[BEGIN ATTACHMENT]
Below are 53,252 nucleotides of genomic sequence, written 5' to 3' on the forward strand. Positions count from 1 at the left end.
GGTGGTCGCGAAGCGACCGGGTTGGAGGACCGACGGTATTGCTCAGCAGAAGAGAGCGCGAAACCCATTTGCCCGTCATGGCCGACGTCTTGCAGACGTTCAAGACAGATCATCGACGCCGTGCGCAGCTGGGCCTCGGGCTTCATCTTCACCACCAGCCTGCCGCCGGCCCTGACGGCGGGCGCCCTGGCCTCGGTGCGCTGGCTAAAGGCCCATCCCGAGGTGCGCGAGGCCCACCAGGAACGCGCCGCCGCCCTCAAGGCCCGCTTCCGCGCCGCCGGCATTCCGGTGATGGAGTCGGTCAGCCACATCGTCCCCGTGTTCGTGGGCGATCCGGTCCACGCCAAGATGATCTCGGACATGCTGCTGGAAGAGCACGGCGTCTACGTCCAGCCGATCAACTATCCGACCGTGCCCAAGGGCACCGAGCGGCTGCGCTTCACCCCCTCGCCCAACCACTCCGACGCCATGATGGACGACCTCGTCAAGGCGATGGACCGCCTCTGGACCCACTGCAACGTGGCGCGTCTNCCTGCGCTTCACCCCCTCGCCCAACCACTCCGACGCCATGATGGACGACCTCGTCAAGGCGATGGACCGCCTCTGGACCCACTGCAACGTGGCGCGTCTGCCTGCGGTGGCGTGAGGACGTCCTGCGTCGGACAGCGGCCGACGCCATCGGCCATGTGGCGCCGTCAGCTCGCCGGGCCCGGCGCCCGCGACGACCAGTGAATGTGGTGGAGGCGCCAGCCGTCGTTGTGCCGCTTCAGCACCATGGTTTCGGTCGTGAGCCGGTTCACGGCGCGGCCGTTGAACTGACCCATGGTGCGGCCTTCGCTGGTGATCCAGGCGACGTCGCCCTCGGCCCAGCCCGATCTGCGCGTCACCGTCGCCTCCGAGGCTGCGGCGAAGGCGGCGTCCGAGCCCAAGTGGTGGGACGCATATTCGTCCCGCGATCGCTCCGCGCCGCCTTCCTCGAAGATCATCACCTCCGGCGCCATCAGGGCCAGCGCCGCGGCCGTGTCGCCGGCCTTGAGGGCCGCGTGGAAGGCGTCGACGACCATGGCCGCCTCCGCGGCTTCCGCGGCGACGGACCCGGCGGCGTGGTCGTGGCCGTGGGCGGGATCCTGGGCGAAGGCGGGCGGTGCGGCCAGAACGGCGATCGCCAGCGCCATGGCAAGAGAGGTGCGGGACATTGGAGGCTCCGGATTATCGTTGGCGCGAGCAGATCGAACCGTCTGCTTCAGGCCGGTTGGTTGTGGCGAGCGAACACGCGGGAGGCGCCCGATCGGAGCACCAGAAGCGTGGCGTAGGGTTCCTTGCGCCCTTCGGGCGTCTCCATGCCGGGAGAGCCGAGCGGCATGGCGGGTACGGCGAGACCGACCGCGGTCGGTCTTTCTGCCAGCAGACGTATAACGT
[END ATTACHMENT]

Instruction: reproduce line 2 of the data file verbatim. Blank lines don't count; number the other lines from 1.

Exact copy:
GGTGGTCGCGAAGCGACCGGGTTGGAGGACCGACGGTATTGCTCAGCAGAAGAGAGCGCGAAACCCATTTGCCCGTCATGGCCGACGTCTTGCAGACGTTCAAGACAGATCATCGACGCCGTGCGCAGCTGGGCCTCGGGCTTCATCTTCACCACCAGCCTGCCGCCGGCCCTGACGGCGGGCGCCCTGGCCTCGGTGCGCTGGCTAAAGGCCCATCCCGAGGTGCGCGAGGCCCACCAGGAACGCGCCGCCGCCCTCAAGGCCCGCTTCCGCGCCGCCGGCATTCCGGTGATGGAGTCGGTCAGCCACATCGTCCCCGTGTTCGTGGGCGATCCGGTCCACGCCAAGATGATCTCGGACATGCTGCTGGAAGAGCACGGCGTCTACGTCCAGCCGATCAACTATCCGACCGTGCCCAAGGGCACCGAGCGGCTGCGCTTCACCCCCTCGCCCAACCACTCCGACGCCATGATGGACGACCTCGTCAAGGCGATGGACCGCCTCTGGACCCACTGCAACGTGGCGCGTCTNCCTGCGCTTCACCCCCTCGCCCAACCACTCCGACGCCATGATGGACGACCTCGTCAAGGCGATGGACCGCCTCTGGACCCACTGCAACGTGGCGCGTCTGCCTGCGGTGGCGTGAGGACGTCCTGCGTCGGACAGCGGCCGACGCCATCGGCCATGTGGCGCCGTCAGCTCGCCGGGCCCGGCGCCCGCGACGACCAGTGAATGTGGTGGAGGCGCCAGCCGTCGTTGTGCCGCTTCAGCACCATGGTTTCGGTCGTGAGCCGGTTCACGGCGCGGCCGTTGAACTGACCCATGGTGCGGCCTTCGCTGGTGATCCAGGCGACGTCGCCCTCGGCCCAGCCCGATCTGCGCGTCACCGTCGCCTCCGAGGCTGCGGCGAAGGCGGCGTCCGAGCCCAAGTGGTGGGACGCATATTCGTCCCGCGATCGCTCCGCGCCGCCTTCCTCGAAGATCATCACCTCCGGCGCCATCAGGGCCAGCGCCGCGGCCGTGTCGCCGGCCTTGAGGGCCGCGTGGAAGGCGTCGACGACCATGGCCGCCTCCGCGGCTTCCGCGGCGACGGACCCGGCGGCGTGGTCGTGGCCGTGGGCGGGATCCTGGGCGAAGGCGGGCGGTGCGGCCAGAACGGCGATCGCCAGCGCCATGGCAAGAGAGGTGCGGGACATTGGAGGCTCCGGATTATCGTTGGCGCGAGCAGATCGAACCGTCTGCTTCAGGCCGGTTGGTTGTGGCGAGCGAACACGCGGGAGGCGCCCGATCGGAGCACCAGAAGCGTGGCGTAGGGTTCCTTGCGCCCTTCGGGCGTCTCCATGCCGGGAGAGCCGAGCGGCATGGCGGGTACGGCGAGACCGACCGCGGTCGGTCTTTCTGCCAGCAGACGTATAACGT